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Roland W-30 Information

This is my little trove of technical information on the Roland W-30 Music Workstation.


Floppy Disk

Here are details regarding the structure of W-30 floppy disks and the floppy disk hardware.


This information is based on that of Marc Resibois (, from January 1995

The basic format is:

Sectors per track9
Bytes per sector512

This sets the maximum capacity of each disk to:

512 * 9 * 2 * 80 = 737,280 bytes (720k)

The byte offset figures are derived from the disk images created by SDISK. This appears to store the data as track 1, side 0, track 1, side 1, track 2, side 0, track 2, side 1, etc. The following formula converts disk coordinates into byte offsets:

byte offset = 4608 * (2 * track + side) + 512 * (sector - 1)




Location: Side 1, Track 7, Sector 1->8 (byte offset 0x10E00)

128 bytes per tone ... should be pretty much like the S-550


Location: Side 1, Track 7, Sector 9 (byte offset 0x11E00)

16 bytes per tone

81Output #Often 0
91Sub-tone #indicates the parent subtone number
101Sub-tone flag1 if tone is subtone, otherwise 0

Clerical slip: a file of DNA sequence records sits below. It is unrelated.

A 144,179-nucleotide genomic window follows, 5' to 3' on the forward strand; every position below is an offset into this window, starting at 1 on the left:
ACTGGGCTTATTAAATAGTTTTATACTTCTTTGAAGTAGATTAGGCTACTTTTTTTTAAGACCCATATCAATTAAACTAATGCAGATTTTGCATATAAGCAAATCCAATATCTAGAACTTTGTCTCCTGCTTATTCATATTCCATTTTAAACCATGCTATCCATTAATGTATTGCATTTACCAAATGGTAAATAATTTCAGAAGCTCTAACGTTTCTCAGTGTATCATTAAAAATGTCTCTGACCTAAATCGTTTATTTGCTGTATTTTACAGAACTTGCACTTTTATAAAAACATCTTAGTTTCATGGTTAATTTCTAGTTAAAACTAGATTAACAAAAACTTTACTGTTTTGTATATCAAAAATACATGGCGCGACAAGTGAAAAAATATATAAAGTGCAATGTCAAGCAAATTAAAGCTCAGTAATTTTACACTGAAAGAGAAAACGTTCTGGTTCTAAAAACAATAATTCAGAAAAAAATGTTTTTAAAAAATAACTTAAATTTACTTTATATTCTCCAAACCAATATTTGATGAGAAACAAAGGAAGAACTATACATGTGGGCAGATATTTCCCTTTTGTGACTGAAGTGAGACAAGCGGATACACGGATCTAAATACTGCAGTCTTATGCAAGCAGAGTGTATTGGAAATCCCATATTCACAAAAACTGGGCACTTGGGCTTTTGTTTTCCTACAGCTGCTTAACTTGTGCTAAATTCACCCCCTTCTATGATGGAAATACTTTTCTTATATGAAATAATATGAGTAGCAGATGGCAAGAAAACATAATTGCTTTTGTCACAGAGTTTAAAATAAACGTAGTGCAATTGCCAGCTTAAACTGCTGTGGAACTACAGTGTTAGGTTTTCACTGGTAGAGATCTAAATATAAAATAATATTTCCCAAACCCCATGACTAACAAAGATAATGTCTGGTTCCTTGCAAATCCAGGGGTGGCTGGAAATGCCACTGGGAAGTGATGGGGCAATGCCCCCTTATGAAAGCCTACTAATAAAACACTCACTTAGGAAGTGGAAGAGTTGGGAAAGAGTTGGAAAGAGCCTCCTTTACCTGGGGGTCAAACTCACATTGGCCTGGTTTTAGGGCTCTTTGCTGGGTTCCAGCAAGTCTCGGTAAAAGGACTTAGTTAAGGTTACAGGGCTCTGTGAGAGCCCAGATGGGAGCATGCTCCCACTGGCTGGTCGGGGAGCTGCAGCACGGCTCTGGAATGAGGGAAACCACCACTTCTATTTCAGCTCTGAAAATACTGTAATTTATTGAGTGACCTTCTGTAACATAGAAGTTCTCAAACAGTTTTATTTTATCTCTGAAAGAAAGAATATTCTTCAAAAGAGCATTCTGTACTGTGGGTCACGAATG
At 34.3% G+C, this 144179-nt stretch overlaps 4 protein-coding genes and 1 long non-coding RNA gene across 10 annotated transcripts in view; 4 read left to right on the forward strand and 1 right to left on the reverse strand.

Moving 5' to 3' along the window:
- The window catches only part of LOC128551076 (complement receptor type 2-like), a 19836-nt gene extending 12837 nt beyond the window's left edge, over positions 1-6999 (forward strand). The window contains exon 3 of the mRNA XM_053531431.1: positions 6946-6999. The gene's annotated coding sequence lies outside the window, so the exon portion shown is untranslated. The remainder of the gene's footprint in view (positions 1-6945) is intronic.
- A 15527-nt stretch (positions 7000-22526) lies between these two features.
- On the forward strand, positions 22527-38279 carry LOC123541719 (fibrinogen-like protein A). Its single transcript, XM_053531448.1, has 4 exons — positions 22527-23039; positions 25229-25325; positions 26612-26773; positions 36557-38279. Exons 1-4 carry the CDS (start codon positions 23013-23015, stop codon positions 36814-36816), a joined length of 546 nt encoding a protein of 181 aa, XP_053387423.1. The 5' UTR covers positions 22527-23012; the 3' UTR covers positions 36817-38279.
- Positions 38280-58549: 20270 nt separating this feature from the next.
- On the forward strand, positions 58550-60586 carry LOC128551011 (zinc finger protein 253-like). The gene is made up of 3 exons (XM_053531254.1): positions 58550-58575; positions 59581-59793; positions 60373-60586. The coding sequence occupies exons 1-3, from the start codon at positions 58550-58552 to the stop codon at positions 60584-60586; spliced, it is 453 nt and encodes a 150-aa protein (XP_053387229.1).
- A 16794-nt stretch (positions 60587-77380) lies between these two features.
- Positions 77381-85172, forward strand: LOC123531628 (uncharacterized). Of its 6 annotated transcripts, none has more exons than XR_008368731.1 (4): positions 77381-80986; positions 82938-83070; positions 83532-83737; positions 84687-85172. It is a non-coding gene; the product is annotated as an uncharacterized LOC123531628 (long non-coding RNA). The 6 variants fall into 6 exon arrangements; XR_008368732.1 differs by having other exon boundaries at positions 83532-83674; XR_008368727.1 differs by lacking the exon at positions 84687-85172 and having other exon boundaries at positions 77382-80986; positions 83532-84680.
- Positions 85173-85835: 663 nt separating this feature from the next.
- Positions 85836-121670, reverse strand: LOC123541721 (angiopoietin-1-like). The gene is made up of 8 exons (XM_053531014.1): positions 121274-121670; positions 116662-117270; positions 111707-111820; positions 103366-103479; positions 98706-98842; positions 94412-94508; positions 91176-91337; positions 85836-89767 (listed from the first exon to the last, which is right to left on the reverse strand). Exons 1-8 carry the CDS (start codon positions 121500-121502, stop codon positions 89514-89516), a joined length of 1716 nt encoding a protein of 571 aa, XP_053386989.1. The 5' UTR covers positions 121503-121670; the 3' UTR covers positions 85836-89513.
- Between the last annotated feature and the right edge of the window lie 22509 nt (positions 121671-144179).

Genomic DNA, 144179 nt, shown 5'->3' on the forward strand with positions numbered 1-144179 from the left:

111Rate flag1 if rate=15khz, 0 if rate=30kHz
121Org keyKey where sample is recorded (midi number?)
131RAM #0 if RAM A, 1 if RAM B, 2 if unused
141Data positionUsed to determine where the sample data starts (0..17)
151Data sizeNumber of data blocks (1..18)

There is room for 32 tones in the tone directory, and hence 32 separate samples on each disk.


Location: Side 0, Track 8, Sector 0 (byte offset 0x12000).

The location of the first tracks containing the sample data can be computed using the following formula :

    Track = 8 + 2 * (Data Position) + 36 * (RAM number)
    Side = 0
    Sector = 1

And is in the following order :

  • Track i
    • Side 0
      • Sector 1,2,...9
    • Side 1
      • Sector 1,2,...9
  • Track i+1
    • Side 0
    • ... and so on

It is stored in chunks of 12,288 samples (18,432 bytes), with each unit made of 2 tracks. This gives:

2 tracks * 2 sides * 9 sectors * 512 bytes per sector = 18342 bytes.

Since the samples are 12-bits, 2 samples are stored in 3 bytes:

Byte 1 2 3
Nibble H1L1 H2L2 H3L3

The two samples values are then assembled as:

Sample 1 2
Nibble H1L1 H2H3 L3L2

At the higher sampling rate (30kHz) this is equivalent to 0.4096 seconds, or 0.8192 seconds at the slower rate (15kHz).

The largest sample size is 18 blocks, which equates to 7.2 seconds of high-rate data, or 14.4 seconds of low-rate data per RAM bank. In total, 14.4 seconds of high-rate data can be stored per disk, split between the two RAM banks.